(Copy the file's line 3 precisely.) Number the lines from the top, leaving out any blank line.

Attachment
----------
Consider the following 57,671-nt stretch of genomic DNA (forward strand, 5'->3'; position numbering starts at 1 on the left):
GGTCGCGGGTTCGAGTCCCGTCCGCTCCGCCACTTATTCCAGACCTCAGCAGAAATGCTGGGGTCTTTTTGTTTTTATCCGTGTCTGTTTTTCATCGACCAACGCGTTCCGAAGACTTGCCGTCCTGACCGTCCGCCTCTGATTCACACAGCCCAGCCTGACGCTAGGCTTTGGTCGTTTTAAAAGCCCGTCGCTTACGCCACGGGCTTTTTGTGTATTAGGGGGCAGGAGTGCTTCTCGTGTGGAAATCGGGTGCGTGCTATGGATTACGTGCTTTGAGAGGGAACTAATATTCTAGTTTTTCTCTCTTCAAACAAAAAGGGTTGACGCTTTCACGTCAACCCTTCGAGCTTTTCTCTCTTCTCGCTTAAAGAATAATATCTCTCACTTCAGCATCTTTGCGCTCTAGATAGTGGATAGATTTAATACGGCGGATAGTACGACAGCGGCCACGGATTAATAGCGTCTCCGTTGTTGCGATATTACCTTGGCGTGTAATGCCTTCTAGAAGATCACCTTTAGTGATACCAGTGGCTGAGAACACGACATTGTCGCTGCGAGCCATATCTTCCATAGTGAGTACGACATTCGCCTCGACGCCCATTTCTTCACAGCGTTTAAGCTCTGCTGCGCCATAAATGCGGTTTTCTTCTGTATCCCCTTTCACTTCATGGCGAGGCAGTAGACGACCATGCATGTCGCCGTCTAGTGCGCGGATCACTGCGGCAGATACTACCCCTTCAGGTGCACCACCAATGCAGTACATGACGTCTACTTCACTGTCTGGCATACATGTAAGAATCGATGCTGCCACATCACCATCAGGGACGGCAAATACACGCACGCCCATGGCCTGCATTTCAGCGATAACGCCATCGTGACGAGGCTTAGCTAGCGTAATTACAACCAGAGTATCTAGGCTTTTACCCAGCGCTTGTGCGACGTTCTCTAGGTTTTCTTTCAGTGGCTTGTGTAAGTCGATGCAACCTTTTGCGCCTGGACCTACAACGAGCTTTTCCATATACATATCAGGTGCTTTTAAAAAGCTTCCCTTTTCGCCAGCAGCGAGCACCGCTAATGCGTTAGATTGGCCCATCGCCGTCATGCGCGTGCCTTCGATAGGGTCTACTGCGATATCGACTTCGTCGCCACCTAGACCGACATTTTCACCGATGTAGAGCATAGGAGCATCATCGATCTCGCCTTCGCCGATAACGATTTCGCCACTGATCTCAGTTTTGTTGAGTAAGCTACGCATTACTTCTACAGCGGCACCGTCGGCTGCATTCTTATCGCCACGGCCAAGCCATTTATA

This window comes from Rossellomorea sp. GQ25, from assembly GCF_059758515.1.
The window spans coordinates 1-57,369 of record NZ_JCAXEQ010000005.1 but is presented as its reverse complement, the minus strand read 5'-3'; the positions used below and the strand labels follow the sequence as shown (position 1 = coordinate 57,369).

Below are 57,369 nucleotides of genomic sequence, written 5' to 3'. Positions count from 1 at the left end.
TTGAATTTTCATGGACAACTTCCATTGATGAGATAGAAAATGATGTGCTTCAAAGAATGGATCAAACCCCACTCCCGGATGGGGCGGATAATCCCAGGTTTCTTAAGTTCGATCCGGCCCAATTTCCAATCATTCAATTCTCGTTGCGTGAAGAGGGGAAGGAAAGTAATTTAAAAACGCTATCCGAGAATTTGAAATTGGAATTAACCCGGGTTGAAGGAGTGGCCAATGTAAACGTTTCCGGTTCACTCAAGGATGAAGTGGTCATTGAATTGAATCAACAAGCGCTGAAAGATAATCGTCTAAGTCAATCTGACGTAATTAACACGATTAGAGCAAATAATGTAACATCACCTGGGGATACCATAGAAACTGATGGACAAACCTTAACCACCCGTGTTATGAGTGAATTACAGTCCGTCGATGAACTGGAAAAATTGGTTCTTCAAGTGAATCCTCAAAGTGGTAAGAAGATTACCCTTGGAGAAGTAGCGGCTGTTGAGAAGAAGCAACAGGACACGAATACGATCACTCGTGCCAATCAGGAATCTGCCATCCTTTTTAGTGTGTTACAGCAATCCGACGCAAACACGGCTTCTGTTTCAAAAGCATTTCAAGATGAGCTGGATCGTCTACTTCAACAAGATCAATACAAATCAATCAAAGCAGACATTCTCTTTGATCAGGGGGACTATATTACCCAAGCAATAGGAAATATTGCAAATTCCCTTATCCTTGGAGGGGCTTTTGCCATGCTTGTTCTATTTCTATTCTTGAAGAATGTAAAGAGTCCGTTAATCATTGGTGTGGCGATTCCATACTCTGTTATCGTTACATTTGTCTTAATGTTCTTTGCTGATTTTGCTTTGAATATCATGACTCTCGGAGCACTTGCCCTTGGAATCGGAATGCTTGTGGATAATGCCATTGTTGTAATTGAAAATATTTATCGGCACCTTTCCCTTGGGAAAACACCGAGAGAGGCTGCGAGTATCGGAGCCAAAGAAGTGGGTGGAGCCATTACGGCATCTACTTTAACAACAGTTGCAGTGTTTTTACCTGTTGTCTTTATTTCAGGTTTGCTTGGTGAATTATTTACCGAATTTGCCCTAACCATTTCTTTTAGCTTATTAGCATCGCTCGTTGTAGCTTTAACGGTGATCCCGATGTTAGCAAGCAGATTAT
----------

This window comes from Rossellomorea sp. GQ25, from assembly GCF_059758515.1.